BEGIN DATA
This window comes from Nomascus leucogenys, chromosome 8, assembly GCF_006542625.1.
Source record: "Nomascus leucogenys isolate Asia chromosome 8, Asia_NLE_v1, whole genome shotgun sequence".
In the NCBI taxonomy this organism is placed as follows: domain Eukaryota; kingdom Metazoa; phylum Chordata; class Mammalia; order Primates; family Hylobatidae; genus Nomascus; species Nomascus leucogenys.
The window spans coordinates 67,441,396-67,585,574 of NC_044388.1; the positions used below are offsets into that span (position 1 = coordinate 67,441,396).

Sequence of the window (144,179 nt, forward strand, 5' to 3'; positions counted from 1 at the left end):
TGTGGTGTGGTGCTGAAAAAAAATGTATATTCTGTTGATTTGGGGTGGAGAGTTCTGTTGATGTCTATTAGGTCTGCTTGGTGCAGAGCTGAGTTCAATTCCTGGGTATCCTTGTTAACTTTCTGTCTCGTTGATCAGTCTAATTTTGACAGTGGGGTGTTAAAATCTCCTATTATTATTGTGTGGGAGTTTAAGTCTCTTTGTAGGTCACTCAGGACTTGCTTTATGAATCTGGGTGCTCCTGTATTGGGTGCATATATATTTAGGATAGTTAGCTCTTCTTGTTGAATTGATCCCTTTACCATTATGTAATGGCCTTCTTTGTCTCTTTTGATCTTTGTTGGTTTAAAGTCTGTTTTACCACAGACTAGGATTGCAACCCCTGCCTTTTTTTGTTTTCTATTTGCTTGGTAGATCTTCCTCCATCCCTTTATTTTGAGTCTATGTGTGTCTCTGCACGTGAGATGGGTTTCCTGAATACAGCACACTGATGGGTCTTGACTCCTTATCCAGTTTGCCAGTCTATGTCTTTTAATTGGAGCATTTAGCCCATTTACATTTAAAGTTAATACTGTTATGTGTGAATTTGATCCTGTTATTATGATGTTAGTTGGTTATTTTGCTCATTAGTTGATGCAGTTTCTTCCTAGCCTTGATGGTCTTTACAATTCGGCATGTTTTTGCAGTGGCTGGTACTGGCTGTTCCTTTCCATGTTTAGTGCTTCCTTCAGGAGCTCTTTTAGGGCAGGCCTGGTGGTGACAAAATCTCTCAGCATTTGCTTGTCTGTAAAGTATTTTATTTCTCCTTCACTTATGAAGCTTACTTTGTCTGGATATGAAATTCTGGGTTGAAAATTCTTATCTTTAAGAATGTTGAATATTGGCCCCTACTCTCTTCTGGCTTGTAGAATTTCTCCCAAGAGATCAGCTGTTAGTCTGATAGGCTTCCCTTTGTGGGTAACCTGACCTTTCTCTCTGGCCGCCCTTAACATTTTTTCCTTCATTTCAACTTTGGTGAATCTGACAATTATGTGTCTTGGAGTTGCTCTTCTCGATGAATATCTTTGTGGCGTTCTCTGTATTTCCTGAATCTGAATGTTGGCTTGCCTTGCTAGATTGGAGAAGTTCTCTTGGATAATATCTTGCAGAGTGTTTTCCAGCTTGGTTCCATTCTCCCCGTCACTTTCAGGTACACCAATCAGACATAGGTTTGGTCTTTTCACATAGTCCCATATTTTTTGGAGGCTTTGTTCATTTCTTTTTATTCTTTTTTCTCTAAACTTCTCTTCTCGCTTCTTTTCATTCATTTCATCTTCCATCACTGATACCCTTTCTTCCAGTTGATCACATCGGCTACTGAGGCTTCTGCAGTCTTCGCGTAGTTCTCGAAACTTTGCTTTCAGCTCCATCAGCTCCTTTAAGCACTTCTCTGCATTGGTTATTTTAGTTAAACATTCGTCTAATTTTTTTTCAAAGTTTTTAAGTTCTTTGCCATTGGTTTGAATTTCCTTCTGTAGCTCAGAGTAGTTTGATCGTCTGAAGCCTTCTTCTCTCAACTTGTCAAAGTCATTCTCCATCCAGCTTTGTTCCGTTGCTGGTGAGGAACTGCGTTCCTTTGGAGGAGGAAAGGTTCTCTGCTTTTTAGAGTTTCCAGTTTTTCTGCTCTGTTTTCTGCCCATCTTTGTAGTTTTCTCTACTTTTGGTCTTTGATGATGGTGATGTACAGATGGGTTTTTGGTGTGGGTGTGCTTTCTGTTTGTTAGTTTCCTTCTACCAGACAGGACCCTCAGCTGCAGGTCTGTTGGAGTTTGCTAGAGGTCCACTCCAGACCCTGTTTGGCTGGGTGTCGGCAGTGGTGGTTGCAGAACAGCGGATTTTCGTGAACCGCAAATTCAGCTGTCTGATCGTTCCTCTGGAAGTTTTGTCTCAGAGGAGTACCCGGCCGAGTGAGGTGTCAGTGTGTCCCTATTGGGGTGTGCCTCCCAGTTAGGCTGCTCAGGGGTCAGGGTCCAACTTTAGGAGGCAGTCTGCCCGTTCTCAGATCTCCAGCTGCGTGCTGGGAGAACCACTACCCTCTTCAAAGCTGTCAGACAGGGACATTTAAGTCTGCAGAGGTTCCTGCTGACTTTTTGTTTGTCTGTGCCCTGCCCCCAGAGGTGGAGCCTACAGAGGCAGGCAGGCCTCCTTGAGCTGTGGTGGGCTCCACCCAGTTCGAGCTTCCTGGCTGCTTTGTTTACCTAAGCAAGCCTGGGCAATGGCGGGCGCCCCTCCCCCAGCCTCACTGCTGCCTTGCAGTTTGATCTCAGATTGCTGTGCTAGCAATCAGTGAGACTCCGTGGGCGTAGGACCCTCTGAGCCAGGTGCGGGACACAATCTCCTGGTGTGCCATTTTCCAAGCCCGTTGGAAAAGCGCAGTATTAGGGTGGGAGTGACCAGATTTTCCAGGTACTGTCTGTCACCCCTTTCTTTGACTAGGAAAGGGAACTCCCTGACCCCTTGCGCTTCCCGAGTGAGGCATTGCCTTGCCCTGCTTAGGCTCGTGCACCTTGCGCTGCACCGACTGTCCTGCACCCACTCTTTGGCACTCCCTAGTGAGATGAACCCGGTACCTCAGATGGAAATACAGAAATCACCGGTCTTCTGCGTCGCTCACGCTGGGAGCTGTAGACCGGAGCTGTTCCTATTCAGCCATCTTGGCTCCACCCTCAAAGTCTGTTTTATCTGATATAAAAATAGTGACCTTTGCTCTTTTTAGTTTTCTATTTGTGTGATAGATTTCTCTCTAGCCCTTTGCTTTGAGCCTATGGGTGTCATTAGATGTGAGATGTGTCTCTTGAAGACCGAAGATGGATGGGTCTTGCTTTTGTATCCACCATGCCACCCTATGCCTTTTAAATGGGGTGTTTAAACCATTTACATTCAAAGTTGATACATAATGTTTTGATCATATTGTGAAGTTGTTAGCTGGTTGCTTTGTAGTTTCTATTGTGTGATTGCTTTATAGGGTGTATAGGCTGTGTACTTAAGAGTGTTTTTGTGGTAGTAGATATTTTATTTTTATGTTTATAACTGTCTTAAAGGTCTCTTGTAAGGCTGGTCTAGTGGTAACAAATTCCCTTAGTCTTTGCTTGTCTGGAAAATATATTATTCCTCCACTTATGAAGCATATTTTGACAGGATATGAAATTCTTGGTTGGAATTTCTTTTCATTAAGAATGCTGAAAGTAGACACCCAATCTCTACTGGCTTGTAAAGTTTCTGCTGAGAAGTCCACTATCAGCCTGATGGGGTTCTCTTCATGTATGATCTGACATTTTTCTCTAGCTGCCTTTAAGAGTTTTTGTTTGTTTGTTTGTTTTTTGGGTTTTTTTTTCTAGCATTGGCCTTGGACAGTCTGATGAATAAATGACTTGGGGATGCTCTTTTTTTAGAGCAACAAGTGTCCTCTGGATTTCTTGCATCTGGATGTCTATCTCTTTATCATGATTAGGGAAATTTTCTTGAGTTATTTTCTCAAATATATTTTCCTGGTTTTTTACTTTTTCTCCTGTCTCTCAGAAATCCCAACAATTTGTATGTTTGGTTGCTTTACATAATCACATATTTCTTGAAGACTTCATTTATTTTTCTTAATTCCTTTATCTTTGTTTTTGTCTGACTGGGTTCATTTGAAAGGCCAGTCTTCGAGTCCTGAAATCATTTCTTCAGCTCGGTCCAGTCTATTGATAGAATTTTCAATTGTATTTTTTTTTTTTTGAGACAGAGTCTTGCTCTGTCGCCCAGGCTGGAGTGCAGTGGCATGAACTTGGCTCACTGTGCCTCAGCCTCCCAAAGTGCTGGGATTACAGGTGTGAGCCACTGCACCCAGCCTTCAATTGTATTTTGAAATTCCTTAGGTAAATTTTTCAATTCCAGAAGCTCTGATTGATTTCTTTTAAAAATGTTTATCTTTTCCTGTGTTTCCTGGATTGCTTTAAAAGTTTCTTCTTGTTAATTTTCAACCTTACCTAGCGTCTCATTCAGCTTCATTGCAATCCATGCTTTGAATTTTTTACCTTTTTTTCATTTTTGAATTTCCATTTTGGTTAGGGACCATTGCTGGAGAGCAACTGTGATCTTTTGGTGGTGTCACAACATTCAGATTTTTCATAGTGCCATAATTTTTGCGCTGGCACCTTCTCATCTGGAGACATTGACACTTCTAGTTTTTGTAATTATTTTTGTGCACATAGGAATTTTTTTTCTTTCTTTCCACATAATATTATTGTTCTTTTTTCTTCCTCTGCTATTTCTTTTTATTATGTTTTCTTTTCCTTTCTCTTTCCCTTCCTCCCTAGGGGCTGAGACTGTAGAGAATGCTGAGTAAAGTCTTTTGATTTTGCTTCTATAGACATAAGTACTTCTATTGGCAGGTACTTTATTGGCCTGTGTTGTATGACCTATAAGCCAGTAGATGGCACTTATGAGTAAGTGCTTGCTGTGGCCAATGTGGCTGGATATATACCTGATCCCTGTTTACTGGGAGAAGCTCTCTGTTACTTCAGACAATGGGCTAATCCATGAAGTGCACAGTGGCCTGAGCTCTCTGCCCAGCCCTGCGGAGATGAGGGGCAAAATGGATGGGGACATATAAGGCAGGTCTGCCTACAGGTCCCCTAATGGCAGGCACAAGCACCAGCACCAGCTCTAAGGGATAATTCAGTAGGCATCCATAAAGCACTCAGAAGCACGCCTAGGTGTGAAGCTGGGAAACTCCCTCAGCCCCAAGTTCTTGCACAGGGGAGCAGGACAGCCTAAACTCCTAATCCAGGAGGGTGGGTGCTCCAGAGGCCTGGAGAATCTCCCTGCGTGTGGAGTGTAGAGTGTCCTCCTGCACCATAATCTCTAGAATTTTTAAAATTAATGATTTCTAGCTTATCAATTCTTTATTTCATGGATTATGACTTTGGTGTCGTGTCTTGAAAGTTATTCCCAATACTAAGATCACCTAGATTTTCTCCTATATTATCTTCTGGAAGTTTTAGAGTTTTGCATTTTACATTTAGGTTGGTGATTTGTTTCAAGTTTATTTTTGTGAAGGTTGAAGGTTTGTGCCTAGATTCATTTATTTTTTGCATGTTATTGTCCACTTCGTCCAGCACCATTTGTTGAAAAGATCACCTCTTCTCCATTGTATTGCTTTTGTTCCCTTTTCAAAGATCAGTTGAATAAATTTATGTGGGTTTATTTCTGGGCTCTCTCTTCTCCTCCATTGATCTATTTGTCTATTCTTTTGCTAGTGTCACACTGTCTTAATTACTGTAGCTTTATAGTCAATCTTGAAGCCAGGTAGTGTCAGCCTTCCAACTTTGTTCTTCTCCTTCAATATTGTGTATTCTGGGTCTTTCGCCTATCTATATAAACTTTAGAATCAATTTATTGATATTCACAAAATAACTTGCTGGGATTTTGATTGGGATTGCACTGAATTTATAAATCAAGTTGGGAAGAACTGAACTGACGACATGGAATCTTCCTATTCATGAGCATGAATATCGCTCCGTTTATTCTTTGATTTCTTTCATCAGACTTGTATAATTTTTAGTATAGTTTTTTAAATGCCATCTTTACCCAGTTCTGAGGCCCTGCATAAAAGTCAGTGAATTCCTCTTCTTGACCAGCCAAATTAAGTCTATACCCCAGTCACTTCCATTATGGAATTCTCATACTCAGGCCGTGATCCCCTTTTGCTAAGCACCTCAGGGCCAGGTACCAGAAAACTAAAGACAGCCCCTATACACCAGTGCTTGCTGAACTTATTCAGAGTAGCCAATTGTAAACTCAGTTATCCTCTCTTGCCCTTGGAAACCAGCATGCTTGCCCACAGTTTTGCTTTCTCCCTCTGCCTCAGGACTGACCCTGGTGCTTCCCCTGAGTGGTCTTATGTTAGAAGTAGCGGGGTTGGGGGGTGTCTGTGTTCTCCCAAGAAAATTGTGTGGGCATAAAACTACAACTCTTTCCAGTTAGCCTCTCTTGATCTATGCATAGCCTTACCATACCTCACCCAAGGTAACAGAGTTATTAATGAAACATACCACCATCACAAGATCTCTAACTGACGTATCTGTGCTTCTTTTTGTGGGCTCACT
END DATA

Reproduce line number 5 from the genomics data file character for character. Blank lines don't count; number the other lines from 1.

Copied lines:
Sequence of the window (144,179 nt, forward strand, 5' to 3'; positions counted from 1 at the left end):